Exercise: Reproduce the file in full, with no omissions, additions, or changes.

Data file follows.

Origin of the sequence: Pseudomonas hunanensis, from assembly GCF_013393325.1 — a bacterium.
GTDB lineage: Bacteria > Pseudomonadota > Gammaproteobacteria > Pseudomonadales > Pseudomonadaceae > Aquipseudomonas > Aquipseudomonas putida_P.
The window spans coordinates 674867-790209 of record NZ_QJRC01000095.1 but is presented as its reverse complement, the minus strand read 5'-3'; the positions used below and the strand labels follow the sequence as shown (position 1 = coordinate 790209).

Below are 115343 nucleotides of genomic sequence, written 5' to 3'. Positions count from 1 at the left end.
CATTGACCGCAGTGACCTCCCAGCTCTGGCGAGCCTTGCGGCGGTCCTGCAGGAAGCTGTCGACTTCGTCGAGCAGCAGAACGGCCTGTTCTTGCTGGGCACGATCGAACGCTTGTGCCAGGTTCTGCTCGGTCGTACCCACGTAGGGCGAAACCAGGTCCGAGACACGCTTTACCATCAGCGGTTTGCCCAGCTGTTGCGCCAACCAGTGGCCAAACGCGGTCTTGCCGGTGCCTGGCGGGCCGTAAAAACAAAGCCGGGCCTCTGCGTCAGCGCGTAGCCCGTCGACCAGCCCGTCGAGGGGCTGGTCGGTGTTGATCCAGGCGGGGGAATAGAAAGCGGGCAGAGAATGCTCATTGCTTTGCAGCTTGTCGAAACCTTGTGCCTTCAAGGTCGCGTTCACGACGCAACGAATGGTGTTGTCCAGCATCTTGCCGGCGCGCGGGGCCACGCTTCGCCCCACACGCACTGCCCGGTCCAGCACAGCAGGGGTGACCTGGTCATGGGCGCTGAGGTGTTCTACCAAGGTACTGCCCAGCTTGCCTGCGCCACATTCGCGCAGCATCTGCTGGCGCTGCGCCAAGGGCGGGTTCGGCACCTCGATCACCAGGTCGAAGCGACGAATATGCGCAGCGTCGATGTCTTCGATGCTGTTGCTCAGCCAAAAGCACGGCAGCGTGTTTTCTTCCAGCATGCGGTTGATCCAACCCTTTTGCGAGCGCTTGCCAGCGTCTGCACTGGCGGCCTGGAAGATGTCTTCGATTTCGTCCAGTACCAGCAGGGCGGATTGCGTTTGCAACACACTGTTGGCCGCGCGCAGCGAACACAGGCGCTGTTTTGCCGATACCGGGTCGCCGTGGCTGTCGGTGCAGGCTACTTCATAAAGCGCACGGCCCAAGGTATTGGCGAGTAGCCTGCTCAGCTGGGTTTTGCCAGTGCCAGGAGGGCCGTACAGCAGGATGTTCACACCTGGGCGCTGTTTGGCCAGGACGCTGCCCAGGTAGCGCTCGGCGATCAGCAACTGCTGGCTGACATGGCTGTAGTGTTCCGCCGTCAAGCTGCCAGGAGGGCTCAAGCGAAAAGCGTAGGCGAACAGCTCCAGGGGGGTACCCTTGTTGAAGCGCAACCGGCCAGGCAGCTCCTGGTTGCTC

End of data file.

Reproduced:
Origin of the sequence: Pseudomonas hunanensis, from assembly GCF_013393325.1 — a bacterium.
GTDB lineage: Bacteria > Pseudomonadota > Gammaproteobacteria > Pseudomonadales > Pseudomonadaceae > Aquipseudomonas > Aquipseudomonas putida_P.
The window spans coordinates 674867-790209 of record NZ_QJRC01000095.1 but is presented as its reverse complement, the minus strand read 5'-3'; the positions used below and the strand labels follow the sequence as shown (position 1 = coordinate 790209).

Below are 115343 nucleotides of genomic sequence, written 5' to 3'. Positions count from 1 at the left end.
CATTGACCGCAGTGACCTCCCAGCTCTGGCGAGCCTTGCGGCGGTCCTGCAGGAAGCTGTCGACTTCGTCGAGCAGCAGAACGGCCTGTTCTTGCTGGGCACGATCGAACGCTTGTGCCAGGTTCTGCTCGGTCGTACCCACGTAGGGCGAAACCAGGTCCGAGACACGCTTTACCATCAGCGGTTTGCCCAGCTGTTGCGCCAACCAGTGGCCAAACGCGGTCTTGCCGGTGCCTGGCGGGCCGTAAAAACAAAGCCGGGCCTCTGCGTCAGCGCGTAGCCCGTCGACCAGCCCGTCGAGGGGCTGGTCGGTGTTGATCCAGGCGGGGGAATAGAAAGCGGGCAGAGAATGCTCATTGCTTTGCAGCTTGTCGAAACCTTGTGCCTTCAAGGTCGCGTTCACGACGCAACGAATGGTGTTGTCCAGCATCTTGCCGGCGCGCGGGGCCACGCTTCGCCCCACACGCACTGCCCGGTCCAGCACAGCAGGGGTGACCTGGTCATGGGCGCTGAGGTGTTCTACCAAGGTACTGCCCAGCTTGCCTGCGCCACATTCGCGCAGCATCTGCTGGCGCTGCGCCAAGGGCGGGTTCGGCACCTCGATCACCAGGTCGAAGCGACGAATATGCGCAGCGTCGATGTCTTCGATGCTGTTGCTCAGCCAAAAGCACGGCAGCGTGTTTTCTTCCAGCATGCGGTTGATCCAACCCTTTTGCGAGCGCTTGCCAGCGTCTGCACTGGCGGCCTGGAAGATGTCTTCGATTTCGTCCAGTACCAGCAGGGCGGATTGCGTTTGCAACACACTGTTGGCCGCGCGCAGCGAACACAGGCGCTGTTTTGCCGATACCGGGTCGCCGTGGCTGTCGGTGCAGGCTACTTCATAAAGCGCACGGCCCAAGGTATTGGCGAGTAGCCTGCTCAGCTGGGTTTTGCCAGTGCCAGGAGGGCCGTACAGCAGGATGTTCACACCTGGGCGCTGTTTGGCCAGGACGCTGCCCAGGTAGCGCTCGGCGATCAGCAACTGCTGGCTGACATGGCTGTAGTGTTCCGCCGTCAAGCTGCCAGGAGGGCTCAAGCGAAAAGCGTAGGCGAACAGCTCCAGGGGGGTACCCTTGTTGAAGCGCAACCGGCCAGGCAGCTCCTGGTTGCTC